The RowChangeParadigm enumeration values are:

  • CHANGE_ONLY_UPDATED_COLUMNS, intended for connectors that can update individual columns of rows identified by a rowId. The corresponding merge processor class is ChangeOnlyUpdatedColumnsMergeProcessor.

  • DELETE_ROW_AND_INSERT_ROW, intended for connectors that represent a row change as a row deletion paired with a row insertion. The corresponding merge processor class is DeleteAndInsertMergeProcessor.

Overview of MERGE processing#

A MERGE statement is processed by creating a RIGHT JOIN between the target table and the source, on the MERGE criteria. The source may be a table or an arbitrary query. For each row in the source table or query, MERGE produces a ROW object containing:

  • the data column values from the UPDATE or INSERT cases. For the DELETE cases, only the partition columns, which determine partitioning and bucketing, are non-NULL.

  • a boolean column containing true for source rows that matched some target row, and false otherwise.

  • an integer that identifies whether the merge case operation is UPDATE, DELETE or INSERT, or a source row for which no case matched. If a source row does not match any merge case, all data column values except those that determine distribution are null, and the operation number is -1.

A SearchedCaseExpression is constructed from RIGHT JOIN result to represent the WHEN clauses of the MERGE. In the example above the MERGE is executed as if the SearchedCaseExpression were written as:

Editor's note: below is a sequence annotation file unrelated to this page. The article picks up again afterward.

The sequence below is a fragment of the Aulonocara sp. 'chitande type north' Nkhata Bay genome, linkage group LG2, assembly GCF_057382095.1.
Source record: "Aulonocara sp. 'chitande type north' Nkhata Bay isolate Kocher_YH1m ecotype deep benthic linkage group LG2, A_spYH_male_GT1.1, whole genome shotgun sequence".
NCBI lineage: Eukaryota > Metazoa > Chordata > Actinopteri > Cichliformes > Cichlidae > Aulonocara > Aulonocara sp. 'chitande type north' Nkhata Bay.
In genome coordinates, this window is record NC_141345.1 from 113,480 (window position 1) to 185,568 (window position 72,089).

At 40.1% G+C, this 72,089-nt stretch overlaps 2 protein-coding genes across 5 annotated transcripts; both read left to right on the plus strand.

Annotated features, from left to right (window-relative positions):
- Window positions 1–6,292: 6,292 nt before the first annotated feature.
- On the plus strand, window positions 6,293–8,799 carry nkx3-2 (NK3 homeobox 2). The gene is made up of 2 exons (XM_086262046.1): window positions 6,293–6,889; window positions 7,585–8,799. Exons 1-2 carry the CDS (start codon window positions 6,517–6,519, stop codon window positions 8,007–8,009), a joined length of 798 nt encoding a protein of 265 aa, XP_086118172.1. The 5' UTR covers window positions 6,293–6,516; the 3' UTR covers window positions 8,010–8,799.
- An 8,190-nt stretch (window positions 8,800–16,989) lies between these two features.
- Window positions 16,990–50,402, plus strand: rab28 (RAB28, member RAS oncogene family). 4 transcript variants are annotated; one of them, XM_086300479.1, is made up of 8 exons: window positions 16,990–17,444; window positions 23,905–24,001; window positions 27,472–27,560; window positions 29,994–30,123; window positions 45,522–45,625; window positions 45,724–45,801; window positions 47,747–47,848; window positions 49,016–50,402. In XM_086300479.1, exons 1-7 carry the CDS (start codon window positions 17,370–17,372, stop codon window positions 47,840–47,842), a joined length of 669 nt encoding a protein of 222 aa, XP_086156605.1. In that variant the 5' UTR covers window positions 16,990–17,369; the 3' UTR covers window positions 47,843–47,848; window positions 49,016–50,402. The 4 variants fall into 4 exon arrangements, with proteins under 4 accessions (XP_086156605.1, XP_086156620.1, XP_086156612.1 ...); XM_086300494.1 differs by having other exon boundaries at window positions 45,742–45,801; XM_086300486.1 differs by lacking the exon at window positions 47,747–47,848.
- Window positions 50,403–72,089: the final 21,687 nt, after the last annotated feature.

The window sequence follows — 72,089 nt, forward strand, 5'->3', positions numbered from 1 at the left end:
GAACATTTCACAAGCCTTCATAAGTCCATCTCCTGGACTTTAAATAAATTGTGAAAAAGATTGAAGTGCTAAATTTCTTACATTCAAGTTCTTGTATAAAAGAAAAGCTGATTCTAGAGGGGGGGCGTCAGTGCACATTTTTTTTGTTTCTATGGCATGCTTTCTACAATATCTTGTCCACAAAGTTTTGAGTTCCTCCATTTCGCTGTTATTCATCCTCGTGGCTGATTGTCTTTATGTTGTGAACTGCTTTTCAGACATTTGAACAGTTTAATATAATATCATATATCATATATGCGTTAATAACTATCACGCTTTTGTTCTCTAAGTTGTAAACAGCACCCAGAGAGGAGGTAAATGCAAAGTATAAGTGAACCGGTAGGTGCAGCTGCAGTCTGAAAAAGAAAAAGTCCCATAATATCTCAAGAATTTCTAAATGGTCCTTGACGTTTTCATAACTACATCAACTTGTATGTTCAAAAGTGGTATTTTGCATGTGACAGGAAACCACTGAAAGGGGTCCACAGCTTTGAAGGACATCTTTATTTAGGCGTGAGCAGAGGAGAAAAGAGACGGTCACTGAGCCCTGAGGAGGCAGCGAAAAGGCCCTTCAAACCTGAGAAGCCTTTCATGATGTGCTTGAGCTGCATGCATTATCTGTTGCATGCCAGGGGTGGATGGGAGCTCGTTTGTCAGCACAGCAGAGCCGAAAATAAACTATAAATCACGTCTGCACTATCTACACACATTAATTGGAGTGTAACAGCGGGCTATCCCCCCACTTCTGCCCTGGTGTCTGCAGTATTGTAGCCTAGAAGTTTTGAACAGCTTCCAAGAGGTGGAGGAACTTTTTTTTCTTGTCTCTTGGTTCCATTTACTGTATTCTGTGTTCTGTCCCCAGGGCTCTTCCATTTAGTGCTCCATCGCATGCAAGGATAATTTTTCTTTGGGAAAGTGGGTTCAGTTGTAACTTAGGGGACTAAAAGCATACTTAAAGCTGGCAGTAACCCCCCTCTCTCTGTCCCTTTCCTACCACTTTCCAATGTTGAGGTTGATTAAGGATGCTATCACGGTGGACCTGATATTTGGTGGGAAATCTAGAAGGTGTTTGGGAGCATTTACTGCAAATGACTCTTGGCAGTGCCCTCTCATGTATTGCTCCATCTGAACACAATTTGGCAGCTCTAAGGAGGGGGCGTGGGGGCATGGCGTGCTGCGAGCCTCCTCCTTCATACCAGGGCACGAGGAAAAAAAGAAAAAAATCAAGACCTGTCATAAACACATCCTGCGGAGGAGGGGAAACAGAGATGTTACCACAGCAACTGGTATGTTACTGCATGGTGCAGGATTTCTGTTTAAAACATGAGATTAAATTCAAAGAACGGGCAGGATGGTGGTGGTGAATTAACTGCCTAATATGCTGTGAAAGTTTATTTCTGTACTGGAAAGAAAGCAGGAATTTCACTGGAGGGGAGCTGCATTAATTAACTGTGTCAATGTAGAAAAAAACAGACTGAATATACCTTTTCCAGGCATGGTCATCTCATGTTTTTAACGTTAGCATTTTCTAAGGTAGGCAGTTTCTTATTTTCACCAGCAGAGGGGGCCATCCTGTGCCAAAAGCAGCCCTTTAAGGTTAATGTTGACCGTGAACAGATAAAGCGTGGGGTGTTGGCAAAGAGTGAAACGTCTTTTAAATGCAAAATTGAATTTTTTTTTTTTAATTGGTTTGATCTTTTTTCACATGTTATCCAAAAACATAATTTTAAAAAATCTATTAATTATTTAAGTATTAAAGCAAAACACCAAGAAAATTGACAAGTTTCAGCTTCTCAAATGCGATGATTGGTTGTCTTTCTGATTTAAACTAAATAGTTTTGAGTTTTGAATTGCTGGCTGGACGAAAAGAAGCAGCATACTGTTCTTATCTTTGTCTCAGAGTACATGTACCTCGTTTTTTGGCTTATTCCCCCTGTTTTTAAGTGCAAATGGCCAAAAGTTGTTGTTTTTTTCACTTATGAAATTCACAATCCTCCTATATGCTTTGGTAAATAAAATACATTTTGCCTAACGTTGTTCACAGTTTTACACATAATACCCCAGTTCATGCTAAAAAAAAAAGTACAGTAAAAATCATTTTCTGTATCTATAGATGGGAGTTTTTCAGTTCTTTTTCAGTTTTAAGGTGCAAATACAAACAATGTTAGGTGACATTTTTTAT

WHEN present AND s.address = 'Berkeley' THEN
       -- Null values for delete; present=true; operation DELETE=2, case_number=0
       row(null, null, null, false, 2, 0)
   WHEN present AND s.customer = 'Joe Shmoe' THEN
       -- Update column values; present=true; operation UPDATE=3, case_number=1
       row(t.customer, t.purchases + 100.0, t.address, true, 3, 1)
   WHEN present THEN
       -- Update column values; present=true; operation UPDATE=3, case_number=2
       row(t.customer, s.purchases + t.purchases, s.address, true, 3, 2)
   WHEN (present IS NULL) THEN
       -- Insert column values; present=false; operation INSERT=1, case_number=3
       row(s.customer, s.purchases, s.address, false, 1, 3)
       -- Null values for no case matched; present=false; operation=-1,
       --     case_number=-1
       row(null, null, null, false, -1, -1)